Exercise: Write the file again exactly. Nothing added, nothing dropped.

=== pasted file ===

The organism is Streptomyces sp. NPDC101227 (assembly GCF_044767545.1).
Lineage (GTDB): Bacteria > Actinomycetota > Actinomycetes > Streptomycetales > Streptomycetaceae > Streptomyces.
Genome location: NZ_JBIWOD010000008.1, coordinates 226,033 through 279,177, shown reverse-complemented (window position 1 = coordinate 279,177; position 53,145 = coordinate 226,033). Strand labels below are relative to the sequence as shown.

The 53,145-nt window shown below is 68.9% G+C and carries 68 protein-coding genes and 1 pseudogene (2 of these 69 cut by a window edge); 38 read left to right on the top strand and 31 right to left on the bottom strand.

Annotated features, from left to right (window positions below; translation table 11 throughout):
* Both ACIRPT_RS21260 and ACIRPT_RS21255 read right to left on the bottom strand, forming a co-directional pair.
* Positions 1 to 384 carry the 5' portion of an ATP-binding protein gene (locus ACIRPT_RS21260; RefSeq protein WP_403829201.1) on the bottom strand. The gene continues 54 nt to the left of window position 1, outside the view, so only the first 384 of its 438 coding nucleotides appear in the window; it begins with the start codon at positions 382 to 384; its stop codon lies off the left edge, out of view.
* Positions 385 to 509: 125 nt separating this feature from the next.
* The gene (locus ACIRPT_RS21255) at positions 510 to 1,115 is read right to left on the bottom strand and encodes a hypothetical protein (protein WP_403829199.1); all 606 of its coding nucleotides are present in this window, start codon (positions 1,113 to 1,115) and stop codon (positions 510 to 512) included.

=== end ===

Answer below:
The organism is Streptomyces sp. NPDC101227 (assembly GCF_044767545.1).
Lineage (GTDB): Bacteria > Actinomycetota > Actinomycetes > Streptomycetales > Streptomycetaceae > Streptomyces.
Genome location: NZ_JBIWOD010000008.1, coordinates 226,033 through 279,177, shown reverse-complemented (window position 1 = coordinate 279,177; position 53,145 = coordinate 226,033). Strand labels below are relative to the sequence as shown.

The 53,145-nt window shown below is 68.9% G+C and carries 68 protein-coding genes and 1 pseudogene (2 of these 69 cut by a window edge); 38 read left to right on the top strand and 31 right to left on the bottom strand.

Annotated features, from left to right (window positions below; translation table 11 throughout):
* Both ACIRPT_RS21260 and ACIRPT_RS21255 read right to left on the bottom strand, forming a co-directional pair.
* Positions 1 to 384 carry the 5' portion of an ATP-binding protein gene (locus ACIRPT_RS21260; RefSeq protein WP_403829201.1) on the bottom strand. The gene continues 54 nt to the left of window position 1, outside the view, so only the first 384 of its 438 coding nucleotides appear in the window; it begins with the start codon at positions 382 to 384; its stop codon lies off the left edge, out of view.
* Positions 385 to 509: 125 nt separating this feature from the next.
* The gene (locus ACIRPT_RS21255) at positions 510 to 1,115 is read right to left on the bottom strand and encodes a hypothetical protein (protein WP_403829199.1); all 606 of its coding nucleotides are present in this window, start codon (positions 1,113 to 1,115) and stop codon (positions 510 to 512) included.